Maybe the reason “polar” cities have not been abandoned is the ability to move affordable energy sources (i.e. coal, nat. gas, oil, etc. ) around the globe.

  25. 75
    Andrew Hobbs says:

    #73 BPL

    How about Archer and Jacobson
    JOURNAL OF GEOPHYSICAL RESEARCH, VOL. 110, D12110, 2005

    a pdf at
    http://www.stanford.edu/group/efmh/winds/2004jd005462.pdf

    summary at
    http://www.stanford.edu/group/efmh/winds/global_winds.html

  26. 76
    wili says:

    I’d like to second Josh’s plea (at #51) for a thread on what is happening in the Arctic. The season is already breaking all sorts of records. Graphs of ice volume are going through the floor. The sea ice anomaly graph is dropping more dramatically than anything seen since it started in 1979. The ice coverage maps are exploding with the bright colors that indicate melt, all across the Arctic.

    We need some professional perspectives on these events, events that seem to us ominous in the extreme.

    I know relatively unpredictable things like wind patterns and cloud cover can change thing quickly, but it would be nice to hear if anyone had predicted this rate of melt, and what their predictions were based on, if nothing else than for scientific interest and input for future modeling.

  27. 77
    Hank Roberts says:

    > mean global annual wind speed
    http://www.google.com/search?q=mean+global+annual+wind+speed
    Lots of answers there; no one consensus answer, yet.

  28. 78
    Ray Ladbury says:

    Andreas, yes people make off-the-cuff decisions about risk, and repeatedly, these decisions have been shown to be flat-assed wrong. Our species sucks at risk assessment. We over-emphasize spectacular risks like terrorism an under-emphasize risks in 1)activities we cannot or do not want to avoid (like driving eating at McDonalds or sex) or that are remote in time (e.g climate change or smoking related illness). That is why it is imperative that risk be approached in a systematic manner with proven efficacy, like probabilistic risk assessment.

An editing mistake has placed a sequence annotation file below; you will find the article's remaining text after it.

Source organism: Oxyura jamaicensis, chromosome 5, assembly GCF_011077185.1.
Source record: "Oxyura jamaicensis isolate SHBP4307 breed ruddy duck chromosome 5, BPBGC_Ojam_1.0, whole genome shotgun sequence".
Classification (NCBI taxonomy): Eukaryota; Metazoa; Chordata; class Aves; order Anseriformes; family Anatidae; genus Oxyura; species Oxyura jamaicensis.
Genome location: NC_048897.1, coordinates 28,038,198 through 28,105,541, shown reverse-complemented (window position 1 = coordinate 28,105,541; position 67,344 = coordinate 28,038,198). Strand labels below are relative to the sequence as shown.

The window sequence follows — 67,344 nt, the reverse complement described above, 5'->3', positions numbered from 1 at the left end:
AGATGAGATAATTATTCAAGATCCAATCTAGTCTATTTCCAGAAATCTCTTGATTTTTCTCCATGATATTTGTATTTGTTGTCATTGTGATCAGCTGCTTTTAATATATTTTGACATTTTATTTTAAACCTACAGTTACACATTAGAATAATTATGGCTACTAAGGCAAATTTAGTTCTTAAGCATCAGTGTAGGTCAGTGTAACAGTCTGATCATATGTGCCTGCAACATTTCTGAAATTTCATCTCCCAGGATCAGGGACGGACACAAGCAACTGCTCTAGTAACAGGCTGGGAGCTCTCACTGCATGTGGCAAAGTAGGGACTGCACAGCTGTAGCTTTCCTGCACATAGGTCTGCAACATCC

By the way, you will get the same answer not just from natural scientists, but from any discipline that deals with risk, viz. Harmen’s insightful comment #67. Good lord, man, you sound like a teenager who thinks he’s the first ever to fall in love!

  29. 79
    Septic Matthew says:

    51, Josh Cyer: You guys ought to do a post sometime soon about the arctic ice collapse we appear to be experiencing. It’s going to be one hell of an interesting summer for the arctic.

    And while you are at it, address the growing ice in the Antarctic. Both trends are “unprecedented” in recent times.

  30. 80

    #62–

    Thanks, Kooiti, for a great expansion of the idea I briefly put forth, as well as the titles–particularly the Schneider and Calvin books, which sound as if they should go onto my reading list.

    I agree, FWIW, that clarity around “worst case” versus “most probable case” is much to be desired. I’d suggest that Dyer’s willingness to look at worst cases comes partly from his military background–military planners, I’m told, spend a lot of thought on worst cases, and indeed the worst case was traditionally the one you were supposed to plan for as your primary contingency, I believe. Then focus shifted a bit to emphasize the most likely scenario more–IIRC. A lot of Dyer’s best stuff comes from his interviews with military planners.

    Those unfamiliar with “Climate Wars” can read about it here:

    http://www.amazon.com/Climate-Wars-Fight-Survival-Overheats/dp/1851687181/ref=cm_cr_pr_product_top

  31. 81

    The Arctic situation is indeed fascinating. After all the precipitous declines, we’ve now seen a couple of days of low declines, and some are saying “Steve Goddard was right.”

    I think we’re going to see some more spectacular declines, myself, but there’s nothing like sea-ice to make fools of all of us. Professional commentary would indeed be welcome!